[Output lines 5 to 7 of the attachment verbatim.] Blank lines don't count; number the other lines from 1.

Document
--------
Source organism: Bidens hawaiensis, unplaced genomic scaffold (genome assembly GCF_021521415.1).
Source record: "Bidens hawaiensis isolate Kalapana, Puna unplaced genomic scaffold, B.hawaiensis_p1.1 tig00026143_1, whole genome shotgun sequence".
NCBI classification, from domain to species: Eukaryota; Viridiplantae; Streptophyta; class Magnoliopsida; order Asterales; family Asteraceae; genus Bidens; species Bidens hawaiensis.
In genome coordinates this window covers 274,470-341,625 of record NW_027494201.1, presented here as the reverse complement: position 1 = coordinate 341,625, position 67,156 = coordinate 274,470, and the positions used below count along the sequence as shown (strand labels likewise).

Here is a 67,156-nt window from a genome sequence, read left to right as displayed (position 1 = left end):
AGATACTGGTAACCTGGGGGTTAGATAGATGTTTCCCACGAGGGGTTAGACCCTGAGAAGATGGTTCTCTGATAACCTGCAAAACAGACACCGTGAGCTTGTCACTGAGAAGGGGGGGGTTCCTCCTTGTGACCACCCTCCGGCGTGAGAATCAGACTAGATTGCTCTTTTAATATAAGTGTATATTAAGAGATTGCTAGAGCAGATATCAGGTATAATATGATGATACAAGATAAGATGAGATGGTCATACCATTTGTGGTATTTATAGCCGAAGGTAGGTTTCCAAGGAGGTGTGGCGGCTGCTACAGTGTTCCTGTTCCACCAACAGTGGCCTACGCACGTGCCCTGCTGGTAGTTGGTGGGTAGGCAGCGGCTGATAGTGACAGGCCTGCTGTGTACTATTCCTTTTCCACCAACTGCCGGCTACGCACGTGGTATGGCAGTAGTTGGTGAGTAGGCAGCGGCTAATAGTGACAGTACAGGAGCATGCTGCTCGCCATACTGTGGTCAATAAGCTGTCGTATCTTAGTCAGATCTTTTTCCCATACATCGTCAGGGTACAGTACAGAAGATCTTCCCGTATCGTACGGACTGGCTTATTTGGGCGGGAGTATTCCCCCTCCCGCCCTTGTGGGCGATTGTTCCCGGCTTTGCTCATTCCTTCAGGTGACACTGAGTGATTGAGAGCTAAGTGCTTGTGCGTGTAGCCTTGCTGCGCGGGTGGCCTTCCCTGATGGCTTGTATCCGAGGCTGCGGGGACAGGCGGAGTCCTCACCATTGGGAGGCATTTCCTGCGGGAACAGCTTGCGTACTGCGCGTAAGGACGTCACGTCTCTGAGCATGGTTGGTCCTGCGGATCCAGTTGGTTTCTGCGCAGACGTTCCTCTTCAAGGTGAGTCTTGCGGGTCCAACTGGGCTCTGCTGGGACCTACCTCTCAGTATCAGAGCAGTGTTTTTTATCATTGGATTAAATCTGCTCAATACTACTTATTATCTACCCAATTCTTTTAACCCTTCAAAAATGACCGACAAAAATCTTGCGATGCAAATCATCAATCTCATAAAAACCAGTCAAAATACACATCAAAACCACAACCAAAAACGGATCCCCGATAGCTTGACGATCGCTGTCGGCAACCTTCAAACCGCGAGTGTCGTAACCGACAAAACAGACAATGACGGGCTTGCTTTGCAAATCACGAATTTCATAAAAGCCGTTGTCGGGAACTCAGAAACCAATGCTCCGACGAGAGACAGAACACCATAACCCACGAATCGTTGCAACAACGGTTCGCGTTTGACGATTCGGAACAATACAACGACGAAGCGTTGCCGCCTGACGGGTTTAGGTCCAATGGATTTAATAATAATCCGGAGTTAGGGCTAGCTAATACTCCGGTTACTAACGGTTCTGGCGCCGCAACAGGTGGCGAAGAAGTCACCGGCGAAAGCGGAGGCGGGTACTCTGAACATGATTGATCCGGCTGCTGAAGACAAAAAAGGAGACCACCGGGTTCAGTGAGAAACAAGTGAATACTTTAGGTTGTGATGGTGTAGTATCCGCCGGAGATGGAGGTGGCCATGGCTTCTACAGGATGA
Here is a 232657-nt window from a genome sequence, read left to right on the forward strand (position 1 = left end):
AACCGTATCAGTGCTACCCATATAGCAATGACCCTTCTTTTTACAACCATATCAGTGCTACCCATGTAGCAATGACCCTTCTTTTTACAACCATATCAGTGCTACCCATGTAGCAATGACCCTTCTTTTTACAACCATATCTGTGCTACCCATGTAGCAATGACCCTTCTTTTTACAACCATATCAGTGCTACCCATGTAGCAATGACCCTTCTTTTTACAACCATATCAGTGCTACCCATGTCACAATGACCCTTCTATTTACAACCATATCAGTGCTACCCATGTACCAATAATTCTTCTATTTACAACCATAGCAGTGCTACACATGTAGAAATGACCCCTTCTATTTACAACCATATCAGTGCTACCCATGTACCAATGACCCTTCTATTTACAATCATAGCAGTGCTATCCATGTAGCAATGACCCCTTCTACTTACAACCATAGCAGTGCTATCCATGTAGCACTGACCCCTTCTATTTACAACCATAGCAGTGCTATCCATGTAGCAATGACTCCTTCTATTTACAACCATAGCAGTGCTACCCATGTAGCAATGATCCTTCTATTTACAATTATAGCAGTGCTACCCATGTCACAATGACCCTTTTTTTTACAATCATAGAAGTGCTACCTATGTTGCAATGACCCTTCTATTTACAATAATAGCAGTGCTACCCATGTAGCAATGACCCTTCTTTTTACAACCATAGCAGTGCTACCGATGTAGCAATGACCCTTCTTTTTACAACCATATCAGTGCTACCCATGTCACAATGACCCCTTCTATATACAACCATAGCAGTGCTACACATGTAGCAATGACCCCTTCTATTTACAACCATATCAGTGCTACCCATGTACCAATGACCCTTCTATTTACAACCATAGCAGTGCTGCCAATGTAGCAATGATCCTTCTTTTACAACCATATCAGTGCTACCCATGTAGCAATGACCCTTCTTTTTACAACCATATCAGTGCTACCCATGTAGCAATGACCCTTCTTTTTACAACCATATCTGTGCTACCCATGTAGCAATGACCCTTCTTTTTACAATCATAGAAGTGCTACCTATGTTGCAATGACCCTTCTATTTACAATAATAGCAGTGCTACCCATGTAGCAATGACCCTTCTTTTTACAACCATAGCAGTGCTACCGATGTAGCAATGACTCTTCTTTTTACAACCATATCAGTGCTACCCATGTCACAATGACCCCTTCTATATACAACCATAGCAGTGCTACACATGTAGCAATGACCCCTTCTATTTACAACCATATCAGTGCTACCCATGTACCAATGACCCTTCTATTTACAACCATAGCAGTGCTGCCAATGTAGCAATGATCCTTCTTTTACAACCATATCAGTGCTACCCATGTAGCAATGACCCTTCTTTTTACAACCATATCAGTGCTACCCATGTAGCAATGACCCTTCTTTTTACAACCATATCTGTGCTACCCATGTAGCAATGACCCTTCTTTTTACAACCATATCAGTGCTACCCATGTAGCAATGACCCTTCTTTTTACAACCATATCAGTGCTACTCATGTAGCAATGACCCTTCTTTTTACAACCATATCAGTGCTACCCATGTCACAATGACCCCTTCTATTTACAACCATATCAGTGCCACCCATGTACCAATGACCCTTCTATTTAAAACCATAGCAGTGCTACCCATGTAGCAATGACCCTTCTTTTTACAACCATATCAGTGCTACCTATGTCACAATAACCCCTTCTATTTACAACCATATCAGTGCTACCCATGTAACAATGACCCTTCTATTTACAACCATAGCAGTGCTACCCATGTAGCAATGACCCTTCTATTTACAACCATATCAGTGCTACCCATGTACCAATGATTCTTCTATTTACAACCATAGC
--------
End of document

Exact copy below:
Here is a 67,156-nt window from a genome sequence, read left to right as displayed (position 1 = left end):
AGATACTGGTAACCTGGGGGTTAGATAGATGTTTCCCACGAGGGGTTAGACCCTGAGAAGATGGTTCTCTGATAACCTGCAAAACAGACACCGTGAGCTTGTCACTGAGAAGGGGGGGGTTCCTCCTTGTGACCACCCTCCGGCGTGAGAATCAGACTAGATTGCTCTTTTAATATAAGTGTATATTAAGAGATTGCTAGAGCAGATATCAGGTATAATATGATGATACAAGATAAGATGAGATGGTCATACCATTTGTGGTATTTATAGCCGAAGGTAGGTTTCCAAGGAGGTGTGGCGGCTGCTACAGTGTTCCTGTTCCACCAACAGTGGCCTACGCACGTGCCCTGCTGGTAGTTGGTGGGTAGGCAGCGGCTGATAGTGACAGGCCTGCTGTGTACTATTCCTTTTCCACCAACTGCCGGCTACGCACGTGGTATGGCAGTAGTTGGTGAGTAGGCAGCGGCTAATAGTGACAGTACAGGAGCATGCTGCTCGCCATACTGTGGTCAATAAGCTGTCGTATCTTAGTCAGATCTTTTTCCCATACATCGTCAGGGTACAGTACAGAAGATCTTCCCGTATCGTACGGACTGGCTTATTTGGGCGGGAGTATTCCCCCTCCCGCCCTTGTGGGCGATTGTTCCCGGCTTTGCTCATTCCTTCAGGTGACACTGAGTGATTGAGAGCTAAGTGCTTGTGCGTGTAGCCTTGCTGCGCGGGTGGCCTTCCCTGATGGCTTGTATCCGAGGCTGCGGGGACAGGCGGAGTCCTCACCATTGGGAGGCATTTCCTGCGGGAACAGCTTGCGTACTGCGCGTAAGGACGTCACGTCTCTGAGCATGGTTGGTCCTGCGGATCCAGTTGGTTTCTGCGCAGACGTTCCTCTTCAAGGTGAGTCTTGCGGGTCCAACTGGGCTCTGCTGGGACCTACCTCTCAGTATCAGAGCAGTGTTTTTTATCATTGGATTAAATCTGCTCAATACTACTTATTATCTACCCAATTCTTTTAACCCTTCAAAAATGACCGACAAAAATCTTGCGATGCAAATCATCAATCTCATAAAAACCAGTCAAAATACACATCAAAACCACAACCAAAAACGGATCCCCGATAGCTTGACGATCGCTGTCGGCAACCTTCAAACCGCGAGTGTCGTAACCGACAAAACAGACAATGACGGGCTTGCTTTGCAAATCACGAATTTCATAAAAGCCGTTGTCGGGAACTCAGAAACCAATGCTCCGACGAGAGACAGAACACCATAACCCACGAATCGTTGCAACAACGGTTCGCGTTTGACGATTCGGAACAATACAACGACGAAGCGTTGCCGCCTGACGGGTTTAGGTCCAATGGATTTAATAATAATCCGGAGTTAGGGCTAGCTAATACTCCGGTTACTAACGGTTCTGGCGCCGCAACAGGTGGCGAAGAAGTCACCGGCGAAAGCGGAGGCGGGTACTCTGAACATGATTGATCCGGCTGCTGAAGACAAAAAAGGAGACCACCGGGTTCAGTGAGAAACAAGTGAATACTTTAGGTTGTGATGGTGTAGTATCCGCCGGAGATGGAGGTGGCCATGGCTTCTACAGGATGA
Here is a 232657-nt window from a genome sequence, read left to right on the forward strand (position 1 = left end):